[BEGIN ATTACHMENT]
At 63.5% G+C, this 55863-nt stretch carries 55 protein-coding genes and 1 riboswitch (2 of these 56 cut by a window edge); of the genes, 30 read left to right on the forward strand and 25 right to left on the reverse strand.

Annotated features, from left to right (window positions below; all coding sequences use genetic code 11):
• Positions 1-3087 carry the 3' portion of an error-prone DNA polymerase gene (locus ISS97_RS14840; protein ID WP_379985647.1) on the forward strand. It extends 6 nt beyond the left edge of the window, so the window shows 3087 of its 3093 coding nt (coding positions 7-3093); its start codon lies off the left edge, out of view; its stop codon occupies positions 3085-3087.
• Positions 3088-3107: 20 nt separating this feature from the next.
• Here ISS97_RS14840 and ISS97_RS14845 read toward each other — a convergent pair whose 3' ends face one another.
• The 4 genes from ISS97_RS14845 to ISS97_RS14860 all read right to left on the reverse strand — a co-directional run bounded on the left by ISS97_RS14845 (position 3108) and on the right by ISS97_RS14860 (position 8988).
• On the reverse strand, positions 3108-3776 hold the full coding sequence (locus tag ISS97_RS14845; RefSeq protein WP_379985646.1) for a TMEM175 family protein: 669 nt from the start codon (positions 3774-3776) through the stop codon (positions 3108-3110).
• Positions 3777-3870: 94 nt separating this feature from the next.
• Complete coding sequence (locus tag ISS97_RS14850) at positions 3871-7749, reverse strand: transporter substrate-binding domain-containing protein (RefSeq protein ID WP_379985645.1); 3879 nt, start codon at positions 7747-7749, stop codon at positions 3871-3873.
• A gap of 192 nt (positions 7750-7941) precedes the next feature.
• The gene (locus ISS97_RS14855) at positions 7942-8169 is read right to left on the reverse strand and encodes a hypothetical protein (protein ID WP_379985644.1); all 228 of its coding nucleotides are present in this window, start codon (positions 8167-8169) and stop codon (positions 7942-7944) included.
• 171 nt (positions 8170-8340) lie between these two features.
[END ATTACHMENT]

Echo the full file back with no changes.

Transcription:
At 63.5% G+C, this 55863-nt stretch carries 55 protein-coding genes and 1 riboswitch (2 of these 56 cut by a window edge); of the genes, 30 read left to right on the forward strand and 25 right to left on the reverse strand.

Annotated features, from left to right (window positions below; all coding sequences use genetic code 11):
• Positions 1-3087 carry the 3' portion of an error-prone DNA polymerase gene (locus ISS97_RS14840; protein ID WP_379985647.1) on the forward strand. It extends 6 nt beyond the left edge of the window, so the window shows 3087 of its 3093 coding nt (coding positions 7-3093); its start codon lies off the left edge, out of view; its stop codon occupies positions 3085-3087.
• Positions 3088-3107: 20 nt separating this feature from the next.
• Here ISS97_RS14840 and ISS97_RS14845 read toward each other — a convergent pair whose 3' ends face one another.
• The 4 genes from ISS97_RS14845 to ISS97_RS14860 all read right to left on the reverse strand — a co-directional run bounded on the left by ISS97_RS14845 (position 3108) and on the right by ISS97_RS14860 (position 8988).
• On the reverse strand, positions 3108-3776 hold the full coding sequence (locus tag ISS97_RS14845; RefSeq protein WP_379985646.1) for a TMEM175 family protein: 669 nt from the start codon (positions 3774-3776) through the stop codon (positions 3108-3110).
• Positions 3777-3870: 94 nt separating this feature from the next.
• Complete coding sequence (locus tag ISS97_RS14850) at positions 3871-7749, reverse strand: transporter substrate-binding domain-containing protein (RefSeq protein ID WP_379985645.1); 3879 nt, start codon at positions 7747-7749, stop codon at positions 3871-3873.
• A gap of 192 nt (positions 7750-7941) precedes the next feature.
• The gene (locus ISS97_RS14855) at positions 7942-8169 is read right to left on the reverse strand and encodes a hypothetical protein (protein ID WP_379985644.1); all 228 of its coding nucleotides are present in this window, start codon (positions 8167-8169) and stop codon (positions 7942-7944) included.
• 171 nt (positions 8170-8340) lie between these two features.